The struggling economy has sparked new interest in finding ways to save without scrimping on lifestyle, and to use all available tools to find work. It has also awakened some teens — and even more parents — to the importance of building skills to craft a flexible career.
Three new titles offer guidance for tackling all of these topics.
If you want to learn the best ways to spend less without sacrifice, “Be Thrifty: How to Live Better with Less” offers lessons for even the most practiced at frugality. If you’re looking for a job, or thinking about looking, you can learn . . . read more Read More
Fewer construction workers will be needed. Don’t expect as many interior designers or advertising copywriters, either. Retailers will get by with leaner staffs.
The economy is strengthening. But millions of jobs lost in the recession could be gone for good.
And unlike in past recessions, jobs in the beleaguered manufacturing sector aren’t the only ones likely lost forever. What sets the Great Recession apart is the variety of jobs that may not return.
Karena Nigale used to take time away from her hair salon in New York’s financial district several times a year. Then the recession came, and some of her clients who worked in nearby banks were laid off.
Nigale had to let about half her staff go, and she had to take on more work. There was no way she could take a vacation.
They’ve called it the “Mancession” — a recession that’s affected men disproportionately, because of its brutal impact on male-dominated sectors like construction and manufacturing.
But that term rings hollow to women like Sara Wade, an Illinois schoolteacher who became the sole supporter of two school-aged children — possibly for good, she fears — when her ex-husband, a carpenter and contractor, stopped paying child support 15 months ago. . . . read more Read More
A Miami woman who exhausted her unemployment aid needs to pay bills. A Phoenix job-seeker wants a greater sense of purpose. A Boston woman has heard that hiring is picking up.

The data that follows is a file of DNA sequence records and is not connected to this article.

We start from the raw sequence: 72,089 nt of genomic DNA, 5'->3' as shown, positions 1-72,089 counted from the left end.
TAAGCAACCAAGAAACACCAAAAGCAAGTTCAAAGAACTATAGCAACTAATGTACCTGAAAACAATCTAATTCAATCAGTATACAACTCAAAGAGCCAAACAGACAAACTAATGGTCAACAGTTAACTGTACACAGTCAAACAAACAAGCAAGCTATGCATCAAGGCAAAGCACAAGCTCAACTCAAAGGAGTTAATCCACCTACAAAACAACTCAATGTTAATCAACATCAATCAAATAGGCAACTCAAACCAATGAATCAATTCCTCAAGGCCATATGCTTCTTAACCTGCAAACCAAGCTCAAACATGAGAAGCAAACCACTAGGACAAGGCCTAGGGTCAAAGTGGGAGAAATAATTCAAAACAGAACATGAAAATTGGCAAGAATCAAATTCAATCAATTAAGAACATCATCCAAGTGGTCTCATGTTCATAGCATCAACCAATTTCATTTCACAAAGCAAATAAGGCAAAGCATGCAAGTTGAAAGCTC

The economy absorbed a flood of 805,000 new job-seekers last month — the sharpest monthly influx in seven years. They were driven by economic need, renewed optimism and evidence that more employers are hiring. . . . read more Read More
This scene is likely to play out at many small businesses in the coming months:
One of the company’s top performing employees comes in to see the owner and says, “I’ve been offered a job at XYZ Widgets. They’re going to give me a substantial raise. Can you make me a better offer?”
Many owners will be hard-pressed to come up with money to keep staffers who want to leave for better-paying jobs. But small companies can win a bidding war by offering more intangibles and flexibility . . . read more Read More
Sean Ryan’s schedule becomes a juggling act this time of year.
Come springtime the public relations account manager in Richmond, Va., has to balance his work responsibilities with coaching a varsity high school baseball team. And to be an effective coach he needs to leave work early to supervise practices, attend games and travel to tournaments.
PERFORMANCE PREVIEW: Want to lower morale, reduce productivity and undermine the relationship between the boss and his or her subordinates? Give an annual performance review, say authors of a recently published book deeming the practice bogus.